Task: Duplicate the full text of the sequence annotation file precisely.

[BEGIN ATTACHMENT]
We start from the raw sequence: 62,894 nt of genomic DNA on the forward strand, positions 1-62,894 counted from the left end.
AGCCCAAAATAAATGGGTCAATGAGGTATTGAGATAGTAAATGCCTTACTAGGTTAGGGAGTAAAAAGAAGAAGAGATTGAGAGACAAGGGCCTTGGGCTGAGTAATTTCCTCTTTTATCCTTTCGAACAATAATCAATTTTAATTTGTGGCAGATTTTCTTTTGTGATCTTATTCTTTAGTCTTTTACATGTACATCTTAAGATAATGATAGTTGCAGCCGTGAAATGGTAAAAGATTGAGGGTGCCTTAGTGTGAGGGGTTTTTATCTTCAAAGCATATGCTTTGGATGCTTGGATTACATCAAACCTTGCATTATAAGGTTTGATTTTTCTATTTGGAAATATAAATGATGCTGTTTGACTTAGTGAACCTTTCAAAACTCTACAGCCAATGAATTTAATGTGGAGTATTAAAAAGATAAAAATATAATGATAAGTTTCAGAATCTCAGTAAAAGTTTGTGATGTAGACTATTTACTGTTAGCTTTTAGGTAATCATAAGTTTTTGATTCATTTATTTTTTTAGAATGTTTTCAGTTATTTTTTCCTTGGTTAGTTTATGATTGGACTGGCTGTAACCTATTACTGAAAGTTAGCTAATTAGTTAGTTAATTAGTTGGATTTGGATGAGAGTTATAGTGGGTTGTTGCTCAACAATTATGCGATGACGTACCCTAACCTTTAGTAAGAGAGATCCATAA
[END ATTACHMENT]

We start from the raw sequence: 62,894 nt of genomic DNA on the forward strand, positions 1-62,894 counted from the left end.
AGCCCAAAATAAATGGGTCAATGAGGTATTGAGATAGTAAATGCCTTACTAGGTTAGGGAGTAAAAAGAAGAAGAGATTGAGAGACAAGGGCCTTGGGCTGAGTAATTTCCTCTTTTATCCTTTCGAACAATAATCAATTTTAATTTGTGGCAGATTTTCTTTTGTGATCTTATTCTTTAGTCTTTTACATGTACATCTTAAGATAATGATAGTTGCAGCCGTGAAATGGTAAAAGATTGAGGGTGCCTTAGTGTGAGGGGTTTTTATCTTCAAAGCATATGCTTTGGATGCTTGGATTACATCAAACCTTGCATTATAAGGTTTGATTTTTCTATTTGGAAATATAAATGATGCTGTTTGACTTAGTGAACCTTTCAAAACTCTACAGCCAATGAATTTAATGTGGAGTATTAAAAAGATAAAAATATAATGATAAGTTTCAGAATCTCAGTAAAAGTTTGTGATGTAGACTATTTACTGTTAGCTTTTAGGTAATCATAAGTTTTTGATTCATTTATTTTTTTAGAATGTTTTCAGTTATTTTTTCCTTGGTTAGTTTATGATTGGACTGGCTGTAACCTATTACTGAAAGTTAGCTAATTAGTTAGTTAATTAGTTGGATTTGGATGAGAGTTATAGTGGGTTGTTGCTCAACAATTATGCGATGACGTACCCTAACCTTTAGTAAGAGAGATCCATAA